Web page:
From a recent Associated Press report:

The country’s top chefs, several of whom traveled to Washington for Obama’s inauguration this week, hope that Obama’s flair for good food will encourage people to expand their horizons when it comes to what they eat…


These chefs tout locally grown, environmentally friendly and - most importantly - nutritious food…

Dan Barber, chef at New York’s popular Blue Hill restaurant and a frequent critic of the country’s food policy, says a few small gestures from the president and first lady Michelle Obama could accomplish what many of the chefs have been working toward for years.

…Barber said good food needs more publicity, and he hopes Obama and his wife will advertise what they are eating and what they are feeding their children, 10-year-old Malia and 7-year-old Sasha…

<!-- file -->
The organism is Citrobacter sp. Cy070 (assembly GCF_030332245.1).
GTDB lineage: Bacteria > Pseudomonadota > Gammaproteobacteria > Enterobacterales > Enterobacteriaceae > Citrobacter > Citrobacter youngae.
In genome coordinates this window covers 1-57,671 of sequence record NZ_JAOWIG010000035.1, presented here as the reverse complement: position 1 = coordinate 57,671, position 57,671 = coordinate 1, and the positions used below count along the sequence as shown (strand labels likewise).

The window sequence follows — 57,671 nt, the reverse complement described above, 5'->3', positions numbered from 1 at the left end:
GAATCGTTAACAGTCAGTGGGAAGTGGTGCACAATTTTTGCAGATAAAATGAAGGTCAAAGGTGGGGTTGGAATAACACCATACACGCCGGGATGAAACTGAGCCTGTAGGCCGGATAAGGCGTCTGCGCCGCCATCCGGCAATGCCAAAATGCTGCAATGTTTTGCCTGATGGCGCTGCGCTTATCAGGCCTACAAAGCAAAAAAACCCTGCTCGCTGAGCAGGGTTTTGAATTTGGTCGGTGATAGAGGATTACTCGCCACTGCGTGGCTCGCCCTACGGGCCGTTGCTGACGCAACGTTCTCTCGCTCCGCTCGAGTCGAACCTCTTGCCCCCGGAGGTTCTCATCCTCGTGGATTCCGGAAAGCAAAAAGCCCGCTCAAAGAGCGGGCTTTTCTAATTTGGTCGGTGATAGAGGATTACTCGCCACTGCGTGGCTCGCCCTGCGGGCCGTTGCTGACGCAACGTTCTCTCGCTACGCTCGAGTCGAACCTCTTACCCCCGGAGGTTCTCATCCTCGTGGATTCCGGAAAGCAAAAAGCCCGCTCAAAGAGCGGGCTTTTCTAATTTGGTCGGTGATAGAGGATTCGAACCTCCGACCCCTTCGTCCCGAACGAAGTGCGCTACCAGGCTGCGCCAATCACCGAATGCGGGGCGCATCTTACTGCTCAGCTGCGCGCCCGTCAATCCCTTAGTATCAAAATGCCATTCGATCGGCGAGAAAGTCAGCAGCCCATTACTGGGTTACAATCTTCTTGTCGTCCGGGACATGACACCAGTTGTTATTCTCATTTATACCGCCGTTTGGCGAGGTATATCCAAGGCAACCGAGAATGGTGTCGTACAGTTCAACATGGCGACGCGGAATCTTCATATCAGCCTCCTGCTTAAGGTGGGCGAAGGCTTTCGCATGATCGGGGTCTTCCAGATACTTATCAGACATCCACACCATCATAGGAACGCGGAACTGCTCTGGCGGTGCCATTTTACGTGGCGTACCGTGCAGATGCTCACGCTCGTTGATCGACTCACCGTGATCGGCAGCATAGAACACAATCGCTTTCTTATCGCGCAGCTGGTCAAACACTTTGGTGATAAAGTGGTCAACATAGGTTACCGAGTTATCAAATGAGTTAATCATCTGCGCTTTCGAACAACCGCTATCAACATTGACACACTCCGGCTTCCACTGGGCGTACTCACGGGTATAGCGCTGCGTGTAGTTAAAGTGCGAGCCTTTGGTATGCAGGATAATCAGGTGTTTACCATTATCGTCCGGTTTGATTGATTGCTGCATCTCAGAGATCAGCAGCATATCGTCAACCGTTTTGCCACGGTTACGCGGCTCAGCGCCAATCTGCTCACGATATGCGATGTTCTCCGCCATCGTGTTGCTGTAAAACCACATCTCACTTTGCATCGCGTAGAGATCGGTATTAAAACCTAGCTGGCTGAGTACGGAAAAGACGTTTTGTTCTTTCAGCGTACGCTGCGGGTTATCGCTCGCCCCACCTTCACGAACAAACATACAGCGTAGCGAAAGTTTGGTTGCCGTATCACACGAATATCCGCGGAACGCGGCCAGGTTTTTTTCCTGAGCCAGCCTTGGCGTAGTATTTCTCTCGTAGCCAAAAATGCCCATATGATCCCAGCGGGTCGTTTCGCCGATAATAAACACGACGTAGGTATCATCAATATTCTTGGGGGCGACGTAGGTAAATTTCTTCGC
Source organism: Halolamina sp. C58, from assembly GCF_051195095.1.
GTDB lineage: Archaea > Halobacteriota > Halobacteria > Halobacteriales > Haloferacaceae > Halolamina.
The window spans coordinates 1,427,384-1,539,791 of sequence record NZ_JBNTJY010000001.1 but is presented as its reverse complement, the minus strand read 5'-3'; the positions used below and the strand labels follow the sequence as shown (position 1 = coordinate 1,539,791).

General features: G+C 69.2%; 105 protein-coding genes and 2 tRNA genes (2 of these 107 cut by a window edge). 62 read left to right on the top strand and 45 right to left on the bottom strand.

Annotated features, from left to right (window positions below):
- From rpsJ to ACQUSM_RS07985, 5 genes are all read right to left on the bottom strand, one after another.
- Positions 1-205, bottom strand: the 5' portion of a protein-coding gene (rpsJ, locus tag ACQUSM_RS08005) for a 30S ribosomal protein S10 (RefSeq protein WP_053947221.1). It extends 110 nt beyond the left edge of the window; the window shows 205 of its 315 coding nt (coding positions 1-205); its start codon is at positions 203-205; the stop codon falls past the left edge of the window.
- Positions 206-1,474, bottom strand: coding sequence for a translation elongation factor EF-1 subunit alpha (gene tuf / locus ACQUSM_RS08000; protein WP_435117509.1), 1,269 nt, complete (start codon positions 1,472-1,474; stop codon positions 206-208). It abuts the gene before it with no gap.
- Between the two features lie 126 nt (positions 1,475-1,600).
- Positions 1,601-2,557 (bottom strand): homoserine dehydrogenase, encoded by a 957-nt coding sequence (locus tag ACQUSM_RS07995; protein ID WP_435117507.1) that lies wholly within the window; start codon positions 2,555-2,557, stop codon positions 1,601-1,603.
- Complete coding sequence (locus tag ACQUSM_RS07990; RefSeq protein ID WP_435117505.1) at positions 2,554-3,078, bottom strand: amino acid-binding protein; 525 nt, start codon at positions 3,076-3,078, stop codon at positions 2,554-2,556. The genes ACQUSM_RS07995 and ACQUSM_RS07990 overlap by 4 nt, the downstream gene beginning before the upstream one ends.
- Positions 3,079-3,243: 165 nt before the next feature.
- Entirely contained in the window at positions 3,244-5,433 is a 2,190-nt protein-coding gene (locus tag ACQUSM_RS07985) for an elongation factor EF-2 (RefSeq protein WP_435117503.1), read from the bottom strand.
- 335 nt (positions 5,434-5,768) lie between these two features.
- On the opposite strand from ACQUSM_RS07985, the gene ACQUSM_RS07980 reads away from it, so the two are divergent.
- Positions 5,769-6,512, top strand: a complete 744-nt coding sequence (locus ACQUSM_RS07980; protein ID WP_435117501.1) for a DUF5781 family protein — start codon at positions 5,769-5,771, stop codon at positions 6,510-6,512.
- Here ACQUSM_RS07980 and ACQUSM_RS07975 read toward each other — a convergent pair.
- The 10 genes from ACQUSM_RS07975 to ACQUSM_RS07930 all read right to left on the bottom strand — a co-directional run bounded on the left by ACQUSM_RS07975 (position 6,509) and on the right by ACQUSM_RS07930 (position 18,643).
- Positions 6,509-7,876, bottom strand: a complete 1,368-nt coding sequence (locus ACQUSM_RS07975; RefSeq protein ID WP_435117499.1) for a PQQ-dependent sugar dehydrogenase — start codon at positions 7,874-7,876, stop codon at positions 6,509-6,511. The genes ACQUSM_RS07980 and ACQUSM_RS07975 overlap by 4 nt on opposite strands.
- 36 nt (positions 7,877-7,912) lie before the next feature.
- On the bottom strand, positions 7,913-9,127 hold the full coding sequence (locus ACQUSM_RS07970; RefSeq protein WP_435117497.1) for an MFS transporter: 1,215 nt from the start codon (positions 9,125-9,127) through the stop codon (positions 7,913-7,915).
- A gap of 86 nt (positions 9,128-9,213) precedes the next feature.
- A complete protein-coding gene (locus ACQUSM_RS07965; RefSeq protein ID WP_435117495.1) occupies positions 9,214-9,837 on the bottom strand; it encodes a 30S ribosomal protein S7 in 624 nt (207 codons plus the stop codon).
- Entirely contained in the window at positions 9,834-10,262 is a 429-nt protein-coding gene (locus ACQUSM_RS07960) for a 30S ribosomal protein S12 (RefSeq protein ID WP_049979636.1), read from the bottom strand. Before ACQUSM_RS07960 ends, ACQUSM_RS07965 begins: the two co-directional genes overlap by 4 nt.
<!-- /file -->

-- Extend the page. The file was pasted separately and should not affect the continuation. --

Wait: so maybe MSNBC, when it “reported” a few weeks ago what Malia and Sasha were being fed for lunch at their new school, was actually just… advocating, in a way, for healthier U.S. food policy?

Back to the AP report:

[Rick] Bayless, the Chicago chef, says the Obamas could make a world of difference if they just publish what they are eating every day.


“Everyone’s going to want to be like the Obamas,” he said.

Setting aside the assumptions being made here that “what they are eating every day” is always a role-model worthy menu: President (then, President-elect) Obama did pen that “Open Letter to My Daughters” for Parade magazine. Maybe he would be game for “publish[ing] what they are eating every day.” (An “Obama Family Food Diary” in Everyday With Rachel Ray?)

Liz Cox Barrett is a writer at CJR.